Health professionals deserve the same privacy rights as all citizens

By Jennifer Pritchett, Associate Editor

Thanks to successful lobbying by Ontario nurses, the personal health information of physicians and other health professionals remains protected because a highly contentious part of Bill 87 was removed before the law was enacted, says Toronto health lawyer Tracey Tremayne-Lloyd.

“Physicians and other health professions owe their nursing colleagues a debt of gratitude because they fought for the right to keep their personal health information private and they were successful in so doing,” she tells

“The nurses took this on and won it.”

Tremayne-Lloyd, principal of TTL Health Law, explains how a previous iteration of Bill 87, which mandated changes to the Regulated Health Professions Act (RHPA), required that all results of fitness to practise proceedings be published on the College register, regardless of whether a finding of incapacity was actually found. This meant that any health professional who would have come before a fitness to practise committee would have their health matters made public.

“This would have changed the Act materially in terms of the legal accountability and would have meant the abrogation of the fundamental rights of health professionals,” she says.

“Once the information goes on the register, it’s regularly picked up on the internet so anyone searching the name of a professional will see the findings."

Publishing such personal information "is an invasion of a health professional’s right to privacy," Tremayne-Lloyd says.

"It’s damaging to them in terms of their standing. It’s undermining of them, especially if there is no finding," she says. "But even if there is a finding, it ought not to be that their health information should be published, while other citizens are protected by the personal health information and privacy laws.”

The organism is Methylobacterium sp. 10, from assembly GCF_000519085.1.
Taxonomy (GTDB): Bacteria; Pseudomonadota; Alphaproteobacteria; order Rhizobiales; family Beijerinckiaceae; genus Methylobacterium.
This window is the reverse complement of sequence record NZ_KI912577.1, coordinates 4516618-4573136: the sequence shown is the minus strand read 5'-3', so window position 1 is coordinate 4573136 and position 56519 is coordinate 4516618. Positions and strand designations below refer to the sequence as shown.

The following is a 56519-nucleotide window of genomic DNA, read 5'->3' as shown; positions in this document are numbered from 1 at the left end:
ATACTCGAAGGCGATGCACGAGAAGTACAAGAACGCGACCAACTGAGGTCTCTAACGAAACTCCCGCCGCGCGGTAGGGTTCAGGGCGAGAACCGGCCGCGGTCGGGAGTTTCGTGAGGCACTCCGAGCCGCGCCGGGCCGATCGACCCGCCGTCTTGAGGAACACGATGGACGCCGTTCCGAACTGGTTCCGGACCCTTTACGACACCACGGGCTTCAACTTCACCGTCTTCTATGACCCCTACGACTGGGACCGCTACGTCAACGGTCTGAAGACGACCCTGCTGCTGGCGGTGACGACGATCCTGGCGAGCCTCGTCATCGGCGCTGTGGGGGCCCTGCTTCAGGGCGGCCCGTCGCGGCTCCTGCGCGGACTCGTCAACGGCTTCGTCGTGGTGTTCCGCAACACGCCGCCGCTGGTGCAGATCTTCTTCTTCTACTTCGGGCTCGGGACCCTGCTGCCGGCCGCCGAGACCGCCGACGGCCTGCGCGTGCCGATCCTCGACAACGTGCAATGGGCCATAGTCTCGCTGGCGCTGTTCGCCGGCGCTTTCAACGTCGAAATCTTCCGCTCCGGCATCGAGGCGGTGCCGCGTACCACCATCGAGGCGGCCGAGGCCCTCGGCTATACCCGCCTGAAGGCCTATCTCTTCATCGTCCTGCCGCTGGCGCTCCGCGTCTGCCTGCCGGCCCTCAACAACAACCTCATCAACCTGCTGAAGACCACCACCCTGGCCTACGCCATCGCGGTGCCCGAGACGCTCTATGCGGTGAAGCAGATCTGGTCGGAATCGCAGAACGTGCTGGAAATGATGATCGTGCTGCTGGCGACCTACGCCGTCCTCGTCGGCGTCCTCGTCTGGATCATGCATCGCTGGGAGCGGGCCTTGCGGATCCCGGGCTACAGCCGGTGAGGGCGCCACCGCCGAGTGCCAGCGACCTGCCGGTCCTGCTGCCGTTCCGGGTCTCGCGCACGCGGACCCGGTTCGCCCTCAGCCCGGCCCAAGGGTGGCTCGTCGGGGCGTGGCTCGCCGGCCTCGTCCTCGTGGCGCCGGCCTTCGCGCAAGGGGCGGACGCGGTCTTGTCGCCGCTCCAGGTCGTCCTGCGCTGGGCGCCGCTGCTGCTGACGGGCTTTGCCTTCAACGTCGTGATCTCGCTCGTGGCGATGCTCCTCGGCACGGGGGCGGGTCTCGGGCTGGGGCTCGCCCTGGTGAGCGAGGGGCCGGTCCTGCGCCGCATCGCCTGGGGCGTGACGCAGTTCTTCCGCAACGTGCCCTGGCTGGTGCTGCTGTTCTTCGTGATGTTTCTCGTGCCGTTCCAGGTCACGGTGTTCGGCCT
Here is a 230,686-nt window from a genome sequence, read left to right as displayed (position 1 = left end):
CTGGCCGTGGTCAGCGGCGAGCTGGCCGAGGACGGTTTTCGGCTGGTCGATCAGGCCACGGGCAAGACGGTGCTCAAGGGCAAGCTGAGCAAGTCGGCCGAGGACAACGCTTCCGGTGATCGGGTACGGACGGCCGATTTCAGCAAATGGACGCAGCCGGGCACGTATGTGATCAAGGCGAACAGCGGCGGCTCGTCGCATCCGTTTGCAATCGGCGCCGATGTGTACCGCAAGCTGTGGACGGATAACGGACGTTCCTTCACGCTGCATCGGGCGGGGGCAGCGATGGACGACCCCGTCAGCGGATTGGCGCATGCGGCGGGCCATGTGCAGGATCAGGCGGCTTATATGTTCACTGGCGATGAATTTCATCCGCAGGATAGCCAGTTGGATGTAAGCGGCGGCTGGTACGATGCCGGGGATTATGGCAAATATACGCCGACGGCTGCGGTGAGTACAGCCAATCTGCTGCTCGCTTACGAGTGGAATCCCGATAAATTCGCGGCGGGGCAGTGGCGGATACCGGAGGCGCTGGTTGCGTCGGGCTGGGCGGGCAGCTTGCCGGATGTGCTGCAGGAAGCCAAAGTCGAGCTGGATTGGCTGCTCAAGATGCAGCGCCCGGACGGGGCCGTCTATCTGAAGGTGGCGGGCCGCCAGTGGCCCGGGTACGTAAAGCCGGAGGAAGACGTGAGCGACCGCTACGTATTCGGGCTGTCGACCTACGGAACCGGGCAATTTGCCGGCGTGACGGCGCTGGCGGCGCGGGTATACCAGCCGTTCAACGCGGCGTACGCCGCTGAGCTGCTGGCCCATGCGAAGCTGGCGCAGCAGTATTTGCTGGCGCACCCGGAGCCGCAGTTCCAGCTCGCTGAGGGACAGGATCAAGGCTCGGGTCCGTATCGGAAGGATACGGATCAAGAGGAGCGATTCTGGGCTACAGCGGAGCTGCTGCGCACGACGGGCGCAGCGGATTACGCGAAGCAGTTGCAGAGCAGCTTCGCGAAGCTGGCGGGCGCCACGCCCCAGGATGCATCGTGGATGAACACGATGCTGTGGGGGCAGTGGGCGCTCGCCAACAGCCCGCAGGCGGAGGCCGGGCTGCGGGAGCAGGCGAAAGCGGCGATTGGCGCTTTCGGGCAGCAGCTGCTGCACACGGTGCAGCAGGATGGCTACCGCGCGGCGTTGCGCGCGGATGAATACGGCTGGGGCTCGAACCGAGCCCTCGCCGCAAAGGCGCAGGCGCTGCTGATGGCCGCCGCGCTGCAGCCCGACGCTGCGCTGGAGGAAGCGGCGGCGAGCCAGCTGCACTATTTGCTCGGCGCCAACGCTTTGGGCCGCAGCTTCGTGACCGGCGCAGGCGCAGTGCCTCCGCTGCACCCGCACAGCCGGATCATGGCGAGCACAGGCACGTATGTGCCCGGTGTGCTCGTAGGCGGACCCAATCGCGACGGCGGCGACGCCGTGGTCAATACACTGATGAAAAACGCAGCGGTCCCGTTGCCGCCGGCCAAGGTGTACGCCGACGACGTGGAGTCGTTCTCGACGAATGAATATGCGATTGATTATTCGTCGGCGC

Tremayne-Lloyd says these proposed changes didn’t sit well with health professionals and a number of organizations made application to be heard by the standing committee of the Ontario Legislative Assembly to voice their opposition.

Stakeholders such as the Ontario Nurses’ Association and the Nurse Practitioners’ Association of Ontario indicated that publishing such information on the College register would tarnish the reputation of the health-care professional and provide the public with the appearance that they did something wrong.

Tremayne-Lloyd says it was because of those stakeholders’ voices that the standing committee amended the original subsection 23(2) in Bill 87 so that only those findings where a health professional is found to be incapacitated will be published without a synopsis of the reasons why. If there is no finding of incapacity, nothing will be published.

She explains that the RHPA strictly regulates all health professionals — including physicians, nurses, physiotherapists, psychologists and dentists — and sets out their rights and obligations. Rules around fitness to practise, contained in the RHPA, exist to ensure that a health professional is physically, mentally and psychologically able to practise their profession, she says.

“If there is a complaint that a member of a health profession is somehow impaired by reason of illness, drugs or other reason, the regulator has the power under special provisions of the RHPA to do a full inquiry into the health of that professional,” Tremayne-Lloyd says.

“All of their health matters are examined. Medical reports are produced. The regulator sends the professional to its own experts and specialists for assessment, and a committee is convened to examine that medical evidence. Ultimately, the committee makes a finding of whether the professional is incapacitated.”

In the past, these types of proceedings were held in-camera and not public. A summary of the proceedings would not be published on the College register, she adds.

Tremayne-Lloyd, who represents health professionals in her practice, says it is appropriate that this information remains private under Bill 87.

"Health professionals are citizens and should enjoy the same rights as other people to have their personal health information protected," she says.

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